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Victor-class submarine
File:Victor III class submarine 1997.jpg
A Victor III class submarine on the surface.
Class overview
Builders: Soviet Union
Operators:  Soviet Navy
 Russian Navy
Preceded by: Project 627 (November class)
Succeeded by:

Operational replacement: Project 971 (Akula class)

By sequence of construction: Project 705 (Alfa class)
In service: 1967
In commission: November 5, 1967
Completed: 48[1]
Active: 8
General characteristics
Displacement: 4,950 tons light surfaced; 6,990 tons normal surfaced[verification needed]/7,250 tons submerged
Length: 93 to 102 meters (303 to 335 feet)
Beam: 10 m (33 ft)
Draft: 7 m (24 ft)

One VM-4P pressurized-water twin nuclear reactor (2x75 MW), 2 sets OK-300 steam turbines; 1 7-bladed prop; 31,000 shp at 290 shaft rpm—2 low-speed electric cruise motors; 2 small props on stern planes; 1,020 shp at 500 rpm

Electric: 4,460 kw tot. (2 × 2,000-kw, 380-V, 50-Hz a.c. OK-2 turbogenerators, 1 × 460-kw diesel emergency set)[verification needed]
Speed: 32 knots (56 km/h, 35 mph)
Endurance: 80 days
Complement: About 100 (27 officers, 34 warrant officers, 35 enlisted)
Sensors and
processing systems:

Radar: 1 MRK-50 Albatros’-series (Snoop Tray-2) navigation/search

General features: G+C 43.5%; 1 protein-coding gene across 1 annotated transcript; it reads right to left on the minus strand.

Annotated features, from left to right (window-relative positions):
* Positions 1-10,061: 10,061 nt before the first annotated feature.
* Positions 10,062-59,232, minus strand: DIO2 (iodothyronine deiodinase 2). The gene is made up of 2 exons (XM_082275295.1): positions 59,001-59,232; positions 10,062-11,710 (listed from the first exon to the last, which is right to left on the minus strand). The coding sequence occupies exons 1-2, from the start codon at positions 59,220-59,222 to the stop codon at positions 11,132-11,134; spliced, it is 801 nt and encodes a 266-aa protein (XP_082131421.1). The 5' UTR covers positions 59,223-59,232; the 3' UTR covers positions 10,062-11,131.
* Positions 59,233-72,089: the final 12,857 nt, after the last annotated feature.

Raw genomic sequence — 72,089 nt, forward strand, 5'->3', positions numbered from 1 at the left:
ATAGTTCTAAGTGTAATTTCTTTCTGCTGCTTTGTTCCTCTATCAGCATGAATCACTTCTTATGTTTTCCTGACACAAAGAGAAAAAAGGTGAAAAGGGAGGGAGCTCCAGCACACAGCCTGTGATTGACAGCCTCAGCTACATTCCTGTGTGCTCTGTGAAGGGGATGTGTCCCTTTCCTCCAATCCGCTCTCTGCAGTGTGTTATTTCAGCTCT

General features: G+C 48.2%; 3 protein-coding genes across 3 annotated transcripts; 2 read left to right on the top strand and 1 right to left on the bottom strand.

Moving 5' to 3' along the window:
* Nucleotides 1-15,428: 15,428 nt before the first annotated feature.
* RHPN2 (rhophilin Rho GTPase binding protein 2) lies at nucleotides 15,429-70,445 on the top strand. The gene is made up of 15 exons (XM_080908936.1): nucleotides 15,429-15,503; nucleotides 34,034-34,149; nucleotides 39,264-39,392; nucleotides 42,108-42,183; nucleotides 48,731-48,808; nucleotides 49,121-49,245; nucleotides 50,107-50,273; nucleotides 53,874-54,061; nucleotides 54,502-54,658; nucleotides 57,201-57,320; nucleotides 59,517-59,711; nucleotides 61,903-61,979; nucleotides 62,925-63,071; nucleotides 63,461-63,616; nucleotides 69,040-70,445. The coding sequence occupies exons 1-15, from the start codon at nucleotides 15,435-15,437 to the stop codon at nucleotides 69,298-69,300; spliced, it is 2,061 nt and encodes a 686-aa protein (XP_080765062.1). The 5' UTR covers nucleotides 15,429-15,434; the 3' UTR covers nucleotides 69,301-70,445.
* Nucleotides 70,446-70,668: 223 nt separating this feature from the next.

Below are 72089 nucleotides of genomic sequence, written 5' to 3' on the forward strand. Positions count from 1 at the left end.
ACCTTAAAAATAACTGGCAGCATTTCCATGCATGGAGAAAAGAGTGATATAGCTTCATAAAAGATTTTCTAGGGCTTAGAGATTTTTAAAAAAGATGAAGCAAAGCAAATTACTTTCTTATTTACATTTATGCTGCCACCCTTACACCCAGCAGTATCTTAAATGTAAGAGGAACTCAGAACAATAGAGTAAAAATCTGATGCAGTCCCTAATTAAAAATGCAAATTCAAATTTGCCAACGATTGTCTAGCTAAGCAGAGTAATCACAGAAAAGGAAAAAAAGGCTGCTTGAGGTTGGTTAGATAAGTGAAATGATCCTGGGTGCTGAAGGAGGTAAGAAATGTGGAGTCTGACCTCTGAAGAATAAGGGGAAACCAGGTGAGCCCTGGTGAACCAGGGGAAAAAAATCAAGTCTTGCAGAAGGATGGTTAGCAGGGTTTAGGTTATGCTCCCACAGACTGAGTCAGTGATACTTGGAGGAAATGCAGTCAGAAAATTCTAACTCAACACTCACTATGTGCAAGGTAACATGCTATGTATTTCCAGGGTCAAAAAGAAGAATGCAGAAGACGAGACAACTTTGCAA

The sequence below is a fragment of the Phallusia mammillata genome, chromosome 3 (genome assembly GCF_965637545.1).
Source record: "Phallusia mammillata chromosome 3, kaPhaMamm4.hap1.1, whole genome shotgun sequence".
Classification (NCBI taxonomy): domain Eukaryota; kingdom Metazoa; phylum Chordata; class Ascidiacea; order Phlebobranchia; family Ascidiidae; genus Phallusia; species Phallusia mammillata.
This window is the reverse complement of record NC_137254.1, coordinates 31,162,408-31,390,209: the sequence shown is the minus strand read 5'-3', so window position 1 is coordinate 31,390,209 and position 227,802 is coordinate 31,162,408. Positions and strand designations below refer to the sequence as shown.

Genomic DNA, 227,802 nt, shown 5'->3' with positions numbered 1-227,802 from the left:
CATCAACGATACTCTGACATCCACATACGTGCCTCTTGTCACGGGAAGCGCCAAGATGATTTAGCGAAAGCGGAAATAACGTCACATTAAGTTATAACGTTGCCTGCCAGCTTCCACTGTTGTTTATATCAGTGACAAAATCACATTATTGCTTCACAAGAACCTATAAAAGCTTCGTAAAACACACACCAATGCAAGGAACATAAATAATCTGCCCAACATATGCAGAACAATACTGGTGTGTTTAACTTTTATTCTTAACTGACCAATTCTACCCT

Sonar: MGK-503 Skat-KS (Shark Gill) suite: LF active/passive; passive flank array; Barrakuda towed passive linear array (Victor III only); MT-70 active ice avoidance

EW: MRP-10 Zaliv-P/Buleva (Brick Pulp) intercept; Park Lamp direction-finder

2 bow torpedo tubes, 650 mm (8 weapons - Type 88R[verification needed]/SS-N-16 Stallion cruise missiles, Type 65-76 torpedoes)

4 bow torpedo tubes, 533 mm (16 weapons - Type 83RN/Type 53-65K/USET-80 torpedoes, Type 84RN[verification needed]/SS-N-15 Starfish cruise missiles, VA-111 Shkval rocket torpedoes, MG-74 Korund and Siren decoys, or up to 36 naval mines)

The Victor class is the NATO reporting name for a type of nuclear-powered submarine that was originally put into service by the Soviet Union around 1967. In the USSR, they were produced as Project 671 (Russian: Проект 671). Victor-class subs featured a teardrop shape, which allowed them to travel at high speed. These vessels were primarily designed to protect Soviet surface fleets and to attack American ballistic missile submarines. Project 671 begun in 1959 and design task was assigned to SKB-143, one of the two predecessors (the other being OKB-16) of the famous Malachite Central Design Bureau, which would eventually become one of the three Soviet/Russian submarine design centers, along with Rubin Design Bureau and Lazurit Central Design Bureau ("Lazurit" is the Russian word for lazurite).


Victor I

Project 671

Victor I - Soviet design designation Project 671 Yorsh (Ruffe) - was the initial type that entered service in 1967; 16 were produced.[2] Each had 6 tubes for launching Type 53 torpedoes and SS-N-15 cruise missiles and mines could also be released. Subs had a capacity of 24 tube-launched weapons or 48 mines (a combination would require less of each). They were 92.5m long. All disposed.[3]

Victor II

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Project 671RT